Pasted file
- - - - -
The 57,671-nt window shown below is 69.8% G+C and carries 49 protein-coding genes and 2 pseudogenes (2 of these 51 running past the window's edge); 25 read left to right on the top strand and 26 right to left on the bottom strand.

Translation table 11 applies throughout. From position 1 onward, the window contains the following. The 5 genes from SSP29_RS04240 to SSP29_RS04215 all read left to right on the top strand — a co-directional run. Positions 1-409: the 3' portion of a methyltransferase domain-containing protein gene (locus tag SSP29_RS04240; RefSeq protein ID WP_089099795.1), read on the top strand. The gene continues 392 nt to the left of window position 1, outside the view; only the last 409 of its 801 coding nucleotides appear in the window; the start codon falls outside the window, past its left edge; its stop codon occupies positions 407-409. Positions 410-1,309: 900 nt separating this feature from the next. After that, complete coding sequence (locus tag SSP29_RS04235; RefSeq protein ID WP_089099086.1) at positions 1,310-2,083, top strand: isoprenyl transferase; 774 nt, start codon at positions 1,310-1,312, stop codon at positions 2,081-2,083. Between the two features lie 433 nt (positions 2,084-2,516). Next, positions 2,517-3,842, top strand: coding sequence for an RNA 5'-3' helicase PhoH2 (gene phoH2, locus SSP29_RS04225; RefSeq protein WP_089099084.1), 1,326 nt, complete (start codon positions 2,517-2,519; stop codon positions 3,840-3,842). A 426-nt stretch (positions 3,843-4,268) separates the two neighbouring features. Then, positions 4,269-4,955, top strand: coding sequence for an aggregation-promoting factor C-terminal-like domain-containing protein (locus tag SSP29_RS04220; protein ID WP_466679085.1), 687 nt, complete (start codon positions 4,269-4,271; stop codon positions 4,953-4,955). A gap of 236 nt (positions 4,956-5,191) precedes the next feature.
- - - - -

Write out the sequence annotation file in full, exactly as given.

The 57,671-nt window shown below is 69.8% G+C and carries 49 protein-coding genes and 2 pseudogenes (2 of these 51 running past the window's edge); 25 read left to right on the top strand and 26 right to left on the bottom strand.

Translation table 11 applies throughout. From position 1 onward, the window contains the following. The 5 genes from SSP29_RS04240 to SSP29_RS04215 all read left to right on the top strand — a co-directional run. Positions 1-409: the 3' portion of a methyltransferase domain-containing protein gene (locus tag SSP29_RS04240; RefSeq protein ID WP_089099795.1), read on the top strand. The gene continues 392 nt to the left of window position 1, outside the view; only the last 409 of its 801 coding nucleotides appear in the window; the start codon falls outside the window, past its left edge; its stop codon occupies positions 407-409. Positions 410-1,309: 900 nt separating this feature from the next. After that, complete coding sequence (locus tag SSP29_RS04235; RefSeq protein ID WP_089099086.1) at positions 1,310-2,083, top strand: isoprenyl transferase; 774 nt, start codon at positions 1,310-1,312, stop codon at positions 2,081-2,083. Between the two features lie 433 nt (positions 2,084-2,516). Next, positions 2,517-3,842, top strand: coding sequence for an RNA 5'-3' helicase PhoH2 (gene phoH2, locus SSP29_RS04225; RefSeq protein WP_089099084.1), 1,326 nt, complete (start codon positions 2,517-2,519; stop codon positions 3,840-3,842). A 426-nt stretch (positions 3,843-4,268) separates the two neighbouring features. Then, positions 4,269-4,955, top strand: coding sequence for an aggregation-promoting factor C-terminal-like domain-containing protein (locus tag SSP29_RS04220; protein ID WP_466679085.1), 687 nt, complete (start codon positions 4,269-4,271; stop codon positions 4,953-4,955). A gap of 236 nt (positions 4,956-5,191) precedes the next feature.